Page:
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I have purchased an Exide Power MF Battery 120 A/H for my home inverter. I need to use that inverter only when there is no electricity. That can happen once a month or like that. So my question is, If I don't use the above semi-sealed battery every day, will it have any adverse effect? I mean, will it do damage to the battery? In other words, do I need to use it every day with an A/C current charger?

Here are the 2 options which I have with my inverter and battery.

Option 1: Charge battery using an A/C current charger and use it every day. I don't like this option due to it making a loud noise. I mean the noise emitted due to the charger and inverter.

Option 2: Use my inverter and battery only when there is a power failure. I would like this option, but due to not using the battery regularly, will it damage the battery?

  • Does the inverter not have a way to charge and maintain batteries? I guess this is a home-made device? – JPhi1618 Dec 7 '17 at 16:46
  • It doesn't have. I have to use external seal type battery for it. Here is the inverter which I use: youtube.com/watch?v=ejk_O_CA20k @JPhi1618 – Sampath Dec 7 '17 at 16:49
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Similar batteries are used for motorcycles, and many people don't use those very often at all. They sit in the garage for months at a time until the weather is just perfect for that 20 minute ride. Batteries that just sit in the garage loose their charge, and when the voltage gets too low, real permanent damage can occur. The situation is the same as yours, and there is a solution.

enter image description here

In the picture is a "Battery Tender" trickle charger/maintainer. It's a popular brand, but there are certainly others. This is made for car/motorcycle batteries that are not used often. It monitors the charge on the battery and "maintains" it. It's made to never overcharge, and keeps a idle battery ready for use. I've used this on motorcycles and cars, and the batteries start the car right up when it's needed.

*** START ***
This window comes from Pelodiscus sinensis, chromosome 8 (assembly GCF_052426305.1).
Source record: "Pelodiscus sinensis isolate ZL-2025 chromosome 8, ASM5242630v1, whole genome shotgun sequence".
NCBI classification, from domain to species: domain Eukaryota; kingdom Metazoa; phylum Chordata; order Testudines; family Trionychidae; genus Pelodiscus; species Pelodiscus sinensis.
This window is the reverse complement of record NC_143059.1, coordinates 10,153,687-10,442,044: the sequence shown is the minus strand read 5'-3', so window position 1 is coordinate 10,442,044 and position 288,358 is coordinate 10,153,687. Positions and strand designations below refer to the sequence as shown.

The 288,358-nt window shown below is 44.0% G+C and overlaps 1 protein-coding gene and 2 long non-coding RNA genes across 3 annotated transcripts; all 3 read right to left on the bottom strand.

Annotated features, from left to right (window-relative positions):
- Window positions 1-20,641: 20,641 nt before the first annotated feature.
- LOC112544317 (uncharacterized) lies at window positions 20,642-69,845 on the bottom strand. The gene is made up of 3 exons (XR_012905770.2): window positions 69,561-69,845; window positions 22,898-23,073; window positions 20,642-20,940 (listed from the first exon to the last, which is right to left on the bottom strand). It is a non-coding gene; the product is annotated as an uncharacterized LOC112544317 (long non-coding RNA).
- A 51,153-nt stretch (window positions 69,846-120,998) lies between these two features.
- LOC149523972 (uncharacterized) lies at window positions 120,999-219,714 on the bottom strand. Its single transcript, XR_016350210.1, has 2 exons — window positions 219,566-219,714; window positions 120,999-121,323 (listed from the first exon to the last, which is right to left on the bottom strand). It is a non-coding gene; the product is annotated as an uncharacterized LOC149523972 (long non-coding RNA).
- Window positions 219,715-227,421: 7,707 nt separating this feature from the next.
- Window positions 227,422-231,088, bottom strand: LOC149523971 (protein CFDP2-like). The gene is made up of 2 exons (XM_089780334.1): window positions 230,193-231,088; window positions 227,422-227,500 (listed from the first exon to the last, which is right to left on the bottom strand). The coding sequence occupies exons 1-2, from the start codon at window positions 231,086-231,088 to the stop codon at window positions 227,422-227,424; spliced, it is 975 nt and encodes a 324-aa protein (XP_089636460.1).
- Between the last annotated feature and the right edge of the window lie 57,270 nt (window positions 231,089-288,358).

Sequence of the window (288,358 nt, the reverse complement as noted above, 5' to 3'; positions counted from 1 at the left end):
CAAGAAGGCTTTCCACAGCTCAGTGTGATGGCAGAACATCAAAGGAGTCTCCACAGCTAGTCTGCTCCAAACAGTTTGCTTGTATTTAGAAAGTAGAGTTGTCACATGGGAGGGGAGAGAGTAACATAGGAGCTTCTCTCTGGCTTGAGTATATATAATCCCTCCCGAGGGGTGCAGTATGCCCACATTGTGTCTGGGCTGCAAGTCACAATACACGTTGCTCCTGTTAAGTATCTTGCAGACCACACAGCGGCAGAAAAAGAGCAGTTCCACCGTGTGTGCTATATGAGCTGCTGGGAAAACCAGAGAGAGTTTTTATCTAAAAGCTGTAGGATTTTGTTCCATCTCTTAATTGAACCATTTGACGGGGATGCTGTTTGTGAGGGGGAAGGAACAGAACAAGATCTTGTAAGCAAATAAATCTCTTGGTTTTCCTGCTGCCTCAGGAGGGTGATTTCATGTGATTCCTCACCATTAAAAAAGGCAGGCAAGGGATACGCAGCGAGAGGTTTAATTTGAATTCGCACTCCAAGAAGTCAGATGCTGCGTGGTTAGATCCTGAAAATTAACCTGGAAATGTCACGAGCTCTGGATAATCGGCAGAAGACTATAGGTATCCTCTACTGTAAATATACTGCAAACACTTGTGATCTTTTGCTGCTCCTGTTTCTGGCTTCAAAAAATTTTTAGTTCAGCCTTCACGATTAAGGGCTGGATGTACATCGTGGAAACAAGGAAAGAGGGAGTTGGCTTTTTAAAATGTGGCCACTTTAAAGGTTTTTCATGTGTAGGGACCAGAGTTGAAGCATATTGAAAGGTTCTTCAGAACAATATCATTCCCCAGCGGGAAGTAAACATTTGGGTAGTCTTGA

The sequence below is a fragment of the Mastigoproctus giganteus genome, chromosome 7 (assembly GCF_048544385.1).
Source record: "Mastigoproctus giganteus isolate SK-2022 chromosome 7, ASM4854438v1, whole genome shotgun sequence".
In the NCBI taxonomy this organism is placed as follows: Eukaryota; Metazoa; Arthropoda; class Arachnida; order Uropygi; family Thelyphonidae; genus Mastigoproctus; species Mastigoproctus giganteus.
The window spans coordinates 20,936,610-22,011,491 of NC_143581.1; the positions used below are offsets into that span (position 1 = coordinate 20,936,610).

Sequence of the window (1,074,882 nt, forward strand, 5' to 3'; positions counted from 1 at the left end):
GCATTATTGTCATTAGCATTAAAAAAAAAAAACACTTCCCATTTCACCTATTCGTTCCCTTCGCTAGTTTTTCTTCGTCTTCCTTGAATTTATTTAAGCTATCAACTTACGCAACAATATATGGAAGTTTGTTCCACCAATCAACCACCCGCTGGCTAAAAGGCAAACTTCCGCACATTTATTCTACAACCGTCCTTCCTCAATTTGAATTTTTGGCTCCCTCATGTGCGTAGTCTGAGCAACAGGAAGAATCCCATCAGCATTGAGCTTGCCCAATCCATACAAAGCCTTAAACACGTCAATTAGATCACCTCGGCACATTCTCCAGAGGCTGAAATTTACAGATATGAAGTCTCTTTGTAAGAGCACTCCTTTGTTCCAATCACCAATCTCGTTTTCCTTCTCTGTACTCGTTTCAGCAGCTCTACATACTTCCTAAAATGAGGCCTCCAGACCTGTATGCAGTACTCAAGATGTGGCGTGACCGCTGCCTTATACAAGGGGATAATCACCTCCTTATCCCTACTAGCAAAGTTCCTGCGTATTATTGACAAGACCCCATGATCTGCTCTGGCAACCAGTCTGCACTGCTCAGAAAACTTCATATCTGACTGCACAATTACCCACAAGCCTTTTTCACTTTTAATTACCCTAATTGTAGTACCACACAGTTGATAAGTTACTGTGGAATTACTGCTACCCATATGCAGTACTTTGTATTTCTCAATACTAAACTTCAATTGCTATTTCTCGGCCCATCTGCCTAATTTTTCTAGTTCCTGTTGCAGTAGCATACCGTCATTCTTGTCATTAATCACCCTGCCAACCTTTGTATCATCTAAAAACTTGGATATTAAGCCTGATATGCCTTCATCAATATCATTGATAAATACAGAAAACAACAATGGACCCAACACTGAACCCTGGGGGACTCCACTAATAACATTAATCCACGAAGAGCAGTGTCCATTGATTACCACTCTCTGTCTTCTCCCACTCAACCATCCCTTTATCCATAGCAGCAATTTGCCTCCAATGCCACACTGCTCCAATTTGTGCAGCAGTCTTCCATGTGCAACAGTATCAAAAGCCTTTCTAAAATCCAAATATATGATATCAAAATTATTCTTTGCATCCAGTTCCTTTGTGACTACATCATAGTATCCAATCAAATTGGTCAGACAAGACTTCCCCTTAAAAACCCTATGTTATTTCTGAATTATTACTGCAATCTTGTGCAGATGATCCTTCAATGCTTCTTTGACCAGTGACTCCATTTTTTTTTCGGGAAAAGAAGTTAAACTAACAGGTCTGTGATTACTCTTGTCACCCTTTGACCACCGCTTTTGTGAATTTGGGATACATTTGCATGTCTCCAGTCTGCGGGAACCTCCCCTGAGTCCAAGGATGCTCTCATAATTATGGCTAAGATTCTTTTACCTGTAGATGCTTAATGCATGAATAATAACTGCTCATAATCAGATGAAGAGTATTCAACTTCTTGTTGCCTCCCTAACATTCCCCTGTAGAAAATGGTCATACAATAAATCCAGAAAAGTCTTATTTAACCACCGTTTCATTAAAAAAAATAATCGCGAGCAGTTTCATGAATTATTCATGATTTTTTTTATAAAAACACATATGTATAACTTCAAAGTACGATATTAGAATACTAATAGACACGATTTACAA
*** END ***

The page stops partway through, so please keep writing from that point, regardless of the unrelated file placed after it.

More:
• Oh. Perfect. Me too have a battery charger as I mentioned in my post. And my battery has an indicator where it shows need a charge like that. So that means I got the solution. Thank you so much for the right direction :) – Sampath Dec 7 '17 at 17:01
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    @Sampath, just be careful with your charger if it doesn't have overcharge protection. It's common in cheap chargers, and you can easily overcharge and overheat and ruin a battery with one. Honestly, I wouldn't even use one without it - I'm way to busy and forgetful to remember to unplug it. And you probably want to charge the battery before it says that it needs it. If it "needs" a charge, it might not power your inverter for any useful amount of time. – JPhi1618 Dec 7 '17 at 17:04
  • Thanks for the info. Actually, it has all the protection features. Here you can see it. My charger has all the features like this. But the brand name is different (jongfa). All others are same. Even the color of the labels etc. Maybe product from the same company but delivered using 2 brand names. Please see this: suoer988.en.made-in-china.com/product/sofntIxGvVhb/… – Sampath Dec 7 '17 at 17:28
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    You can monitor the voltage of the battery, or just charge it once a week as a habit to make sure it's always close to fully charged. – JPhi1618 Dec 7 '17 at 18:39
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    @Sampath - There's a huge difference between a battery tender and what you are showing in your link. The battery tender will keep the battery at tip top shape without you having to intervene. The only time you need to take the tender off of the battery is when you need to use the battery. Other than that, it's plug it in and forget it. If you read the fine print of your charger, it states it will ramp down the charging, but the float is only good for 1/2 hour. This means after that 1/2 hour, you need to disconnect it. You'd never have an issue with a tender. – Pᴀᴜʟsᴛᴇʀ2 Dec 8 '17 at 0:29

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